The Velveteen Rabbit is a picturebook by Margery Williams from the first Golden Age of Children’s Literature. First published in 1922, The Velveteen Rabbit has been re-illustrated many times since.
The story is now out of copyright and can be read freely at Project Gutenberg.
But The Velveteen Rabbit was originally illustrated by William Nicholson (1872-1949). He and his wife had four children, two boys and two girls, though because of wars and illness only one of the sons and one of the daughters lived full lives; one son was killed in the first world war and a daughter died of the Spanish flu.
William’s own daughter died of the flu around the same time — just before — he illustrated this, about a little boy who becomes very ill due to an epidemic of illness. This knowledge makes the illustration ‘anxious times’ particularly resonant, with the bottles of medicine in the background.
Marjery Williams had been writing children’s books since the age of 19, but it took her until the age of 41 to write The Velveteen Rabbit, her runaway success story.
She has recreated here a similar sort of household set up as she herself would have had in London as the daughter of a barrister — the absent parents, the staff, the large collection of toys and the means to afford a trip to the seaside, which is what people did in the pre-antibiotic era. Alexander Fleming didn’t discover the healing powers of penicillin until 1928, six years after this book was published.
Scarlet fever is an infectious bacterial disease affecting especially children, and causing fever and a scarlet rash. It is caused by streptococci (strep throat or a strep skin condition). These days — at least for now — any child with access to antibiotics isn’t going to suffer the dire consequences of this illness, which we are told caused Mary Ingalls’ blindness in the Little House On The Prairie series. However, scarlet fever does not cause blindness. Mary may have caught a virus from a tick, such as West Nile virus. Or she may have had the mumps or suffered complications from the oral herpes virus (cold sores), which most people have in their system. (Just because you don’t get cold sores doesn’t mean you don’t have the virus.)
However, there is a certain romance in the word ‘scarlet fever’, and ‘herpes’ doesn’t quite do it for children’s characters. (Anne of Green Gables probably had oral herpes.)
There are instances of scarlet fever in the following fictional tales:
- Little Women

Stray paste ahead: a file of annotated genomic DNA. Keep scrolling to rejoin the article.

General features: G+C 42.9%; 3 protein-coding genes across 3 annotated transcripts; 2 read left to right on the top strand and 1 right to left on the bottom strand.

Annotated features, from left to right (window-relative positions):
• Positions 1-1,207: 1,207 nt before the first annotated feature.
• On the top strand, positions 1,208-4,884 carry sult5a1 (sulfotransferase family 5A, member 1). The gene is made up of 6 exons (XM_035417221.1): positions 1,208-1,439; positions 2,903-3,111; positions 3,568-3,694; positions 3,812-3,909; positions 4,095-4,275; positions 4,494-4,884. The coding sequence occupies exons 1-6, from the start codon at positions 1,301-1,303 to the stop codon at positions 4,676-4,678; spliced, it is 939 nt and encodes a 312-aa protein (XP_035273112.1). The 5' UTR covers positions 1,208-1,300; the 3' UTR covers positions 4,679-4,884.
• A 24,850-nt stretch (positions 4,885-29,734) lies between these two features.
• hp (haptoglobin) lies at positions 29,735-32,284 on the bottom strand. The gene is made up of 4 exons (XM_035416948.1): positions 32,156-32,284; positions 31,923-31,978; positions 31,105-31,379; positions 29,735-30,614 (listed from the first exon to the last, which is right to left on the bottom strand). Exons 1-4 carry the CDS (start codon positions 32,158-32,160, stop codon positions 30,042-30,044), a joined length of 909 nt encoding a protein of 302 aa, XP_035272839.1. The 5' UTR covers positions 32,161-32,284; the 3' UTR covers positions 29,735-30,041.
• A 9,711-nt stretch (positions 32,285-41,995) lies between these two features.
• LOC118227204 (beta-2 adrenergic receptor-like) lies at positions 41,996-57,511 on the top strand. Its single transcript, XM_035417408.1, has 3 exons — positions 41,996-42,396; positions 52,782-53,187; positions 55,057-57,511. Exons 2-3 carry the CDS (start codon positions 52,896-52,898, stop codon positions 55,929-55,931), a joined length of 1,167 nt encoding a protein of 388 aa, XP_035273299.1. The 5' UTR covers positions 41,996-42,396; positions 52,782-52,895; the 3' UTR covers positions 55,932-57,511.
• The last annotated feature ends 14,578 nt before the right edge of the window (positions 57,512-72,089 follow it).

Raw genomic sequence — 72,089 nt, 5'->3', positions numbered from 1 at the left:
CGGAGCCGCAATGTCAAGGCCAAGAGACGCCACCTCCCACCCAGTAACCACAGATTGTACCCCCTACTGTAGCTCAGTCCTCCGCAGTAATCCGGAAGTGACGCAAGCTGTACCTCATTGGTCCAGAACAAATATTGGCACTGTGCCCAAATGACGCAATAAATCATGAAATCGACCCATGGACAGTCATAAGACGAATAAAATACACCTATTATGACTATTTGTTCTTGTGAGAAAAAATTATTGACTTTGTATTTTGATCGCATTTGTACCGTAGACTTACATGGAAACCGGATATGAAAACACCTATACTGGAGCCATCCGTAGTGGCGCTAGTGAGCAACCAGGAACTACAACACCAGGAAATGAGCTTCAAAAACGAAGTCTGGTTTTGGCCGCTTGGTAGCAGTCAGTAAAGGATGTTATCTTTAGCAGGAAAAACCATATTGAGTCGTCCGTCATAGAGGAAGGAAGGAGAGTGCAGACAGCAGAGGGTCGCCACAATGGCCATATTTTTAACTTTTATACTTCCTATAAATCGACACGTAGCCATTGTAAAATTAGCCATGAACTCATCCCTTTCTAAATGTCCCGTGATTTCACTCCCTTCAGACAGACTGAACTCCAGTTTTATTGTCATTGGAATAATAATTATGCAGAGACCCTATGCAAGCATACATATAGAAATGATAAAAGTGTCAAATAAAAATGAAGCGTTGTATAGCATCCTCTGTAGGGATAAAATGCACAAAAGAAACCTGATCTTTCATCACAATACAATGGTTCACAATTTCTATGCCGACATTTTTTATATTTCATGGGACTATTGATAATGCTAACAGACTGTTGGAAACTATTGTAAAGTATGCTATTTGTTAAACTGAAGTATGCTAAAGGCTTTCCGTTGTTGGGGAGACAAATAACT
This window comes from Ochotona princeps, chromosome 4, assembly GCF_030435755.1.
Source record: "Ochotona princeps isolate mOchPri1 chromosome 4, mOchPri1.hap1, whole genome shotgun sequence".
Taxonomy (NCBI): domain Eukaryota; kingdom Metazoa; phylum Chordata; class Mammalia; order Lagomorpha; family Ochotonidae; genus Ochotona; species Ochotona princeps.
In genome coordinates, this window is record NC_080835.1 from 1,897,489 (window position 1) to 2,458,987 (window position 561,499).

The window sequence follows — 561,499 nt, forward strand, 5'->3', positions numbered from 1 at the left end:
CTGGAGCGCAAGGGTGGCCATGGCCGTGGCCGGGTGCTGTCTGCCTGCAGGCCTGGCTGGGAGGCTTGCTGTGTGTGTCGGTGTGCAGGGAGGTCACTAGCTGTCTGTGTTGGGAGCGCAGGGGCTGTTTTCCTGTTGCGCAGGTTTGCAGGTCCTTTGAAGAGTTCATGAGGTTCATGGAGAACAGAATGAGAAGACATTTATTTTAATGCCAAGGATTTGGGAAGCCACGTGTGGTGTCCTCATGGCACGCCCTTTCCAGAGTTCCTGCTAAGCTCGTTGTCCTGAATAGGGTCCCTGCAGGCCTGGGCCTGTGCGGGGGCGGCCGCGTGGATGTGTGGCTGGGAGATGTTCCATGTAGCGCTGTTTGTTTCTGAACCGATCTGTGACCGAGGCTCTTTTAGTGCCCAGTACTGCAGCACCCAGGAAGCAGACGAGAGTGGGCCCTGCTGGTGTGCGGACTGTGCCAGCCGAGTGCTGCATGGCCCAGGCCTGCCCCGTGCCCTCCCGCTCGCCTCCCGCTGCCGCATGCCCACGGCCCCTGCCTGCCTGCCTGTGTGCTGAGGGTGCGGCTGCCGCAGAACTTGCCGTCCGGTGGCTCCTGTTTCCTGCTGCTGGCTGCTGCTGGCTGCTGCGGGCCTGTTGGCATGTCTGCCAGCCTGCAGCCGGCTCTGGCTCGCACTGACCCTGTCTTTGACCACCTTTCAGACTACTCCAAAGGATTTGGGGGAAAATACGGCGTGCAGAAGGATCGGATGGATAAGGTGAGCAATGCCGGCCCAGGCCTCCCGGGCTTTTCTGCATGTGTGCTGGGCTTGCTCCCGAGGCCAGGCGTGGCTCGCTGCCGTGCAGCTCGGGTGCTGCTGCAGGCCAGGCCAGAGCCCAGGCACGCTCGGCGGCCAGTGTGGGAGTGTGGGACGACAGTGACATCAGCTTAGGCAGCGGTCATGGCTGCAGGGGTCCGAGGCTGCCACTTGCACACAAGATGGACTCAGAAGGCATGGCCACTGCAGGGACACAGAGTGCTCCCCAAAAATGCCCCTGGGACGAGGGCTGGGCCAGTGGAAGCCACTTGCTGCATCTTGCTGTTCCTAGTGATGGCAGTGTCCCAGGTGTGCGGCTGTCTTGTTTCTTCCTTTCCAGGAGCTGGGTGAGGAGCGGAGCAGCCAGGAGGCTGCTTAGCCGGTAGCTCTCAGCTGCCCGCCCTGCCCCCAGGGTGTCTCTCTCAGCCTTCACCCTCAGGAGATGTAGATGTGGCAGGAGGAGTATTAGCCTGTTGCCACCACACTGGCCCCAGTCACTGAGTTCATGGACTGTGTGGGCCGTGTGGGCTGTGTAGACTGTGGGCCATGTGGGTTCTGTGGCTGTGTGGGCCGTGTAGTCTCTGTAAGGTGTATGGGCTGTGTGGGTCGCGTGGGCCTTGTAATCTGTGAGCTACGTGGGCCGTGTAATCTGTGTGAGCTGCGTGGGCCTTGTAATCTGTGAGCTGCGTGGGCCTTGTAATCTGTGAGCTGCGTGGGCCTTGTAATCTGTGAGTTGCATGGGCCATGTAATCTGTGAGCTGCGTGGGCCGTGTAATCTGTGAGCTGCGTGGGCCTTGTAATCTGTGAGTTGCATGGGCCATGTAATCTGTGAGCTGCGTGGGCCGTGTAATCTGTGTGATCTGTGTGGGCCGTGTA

- Five Are Together Again (Famous Five series)
- Kit Kittredge (American Girl series)
And yet herpes is rarely mentioned in children’s books.
STORY STRUCTURE OF THE VELVETEEN RABBIT
The Velveteen Rabbit is a literary fairytale — one which is written down by a known author rather than having evolved from a long mysterious history of oral folklore. (The Beauty and the Beast is another example.)
Although there aren’t that many fairies in fairy tales (at least, in the way we think of them today), this modern fairytale does feature a fairy, which appears after the rabbit sheds a tear. (A flower pops up and out comes the fairy.)
Velveteen rabbit isn’t ‘real’. (Alive) But it clearly isn’t a toy, either, existing in this inbetween state. This is very fairylike, actually, and makes this half alive, half not toy rabbit a fairy by some definitions.
Velveteen rabbit wants to have a full life with meaningful relationships. We know this because the rabbit is very interested in what the Skin Horse is telling him.
Nana is the first opponent, cast as a woman who basically wants to get rid of anything that looks old and nasty. Young modern readers will probably assume this is the boy’s grandmother, but given the era, it’s more likely referring to the female servant of a middle-upper class household in charge of the care of young children. This nana is not the warm grandmother more often found in modern picture books. Modern grandmothers have plenty of time for their grandchildren — usually more than the parents do. But in this story:
Nana was in a hurry, and it was too much trouble to hunt for china dogs at bedtime, so she simply looked about her…
Next, the field rabbits stand in contrast to this toy one, to highlight how much better it would be to be able to prance about on the prairie.
The Velveteen Rabbit has no real plan other to hang around waiting to become real.
It was a long weary time, for the Boy was too ill to play, and the little Rabbit found it rather dull with nothing to do all day long. But he snuggled down patiently, and looked forward to the time when the Boy should be well again, and they would go out in the garden amongst the flowers and the butterflies and play splendid games in the raspberry thicket like they used to.
This toy plans to become ‘real’ by basically being a loyal companion to the Boy. The idea that something becomes real to a child via imaginative powers is alive and well in picture books. See for example The Adventures of Beekle by Dan Santat.
Velveteen Rabbit is almost a goner before the trip to the seaside. This time the doctor is cast as the main opponent — Nana has come around a bit because she’s noticed the toy has a knowing look on its face:
“How about his old Bunny?” she asked.
“That?” said the doctor. “Why, it’s a mass of scarlet fever germs! — Burn it at once. What? Nonsense! Get him a new one. He mustn’t have that any more!”
And so the little Rabbit was put into a sack with the old picture-books and a lot of rubbish, and carried out to the end of the garden behind the fowl-house. That was a fine place to make a bonfire…
But because he’s part real he manages to wriggle out of the sack.
When the Rabbit realises he has full use of his hind legs he knows he is really real.
He will now live with the rabbits in the field.
The Boy remembers his lost toy whenever he catches sight of that rabbit, with its similar markings.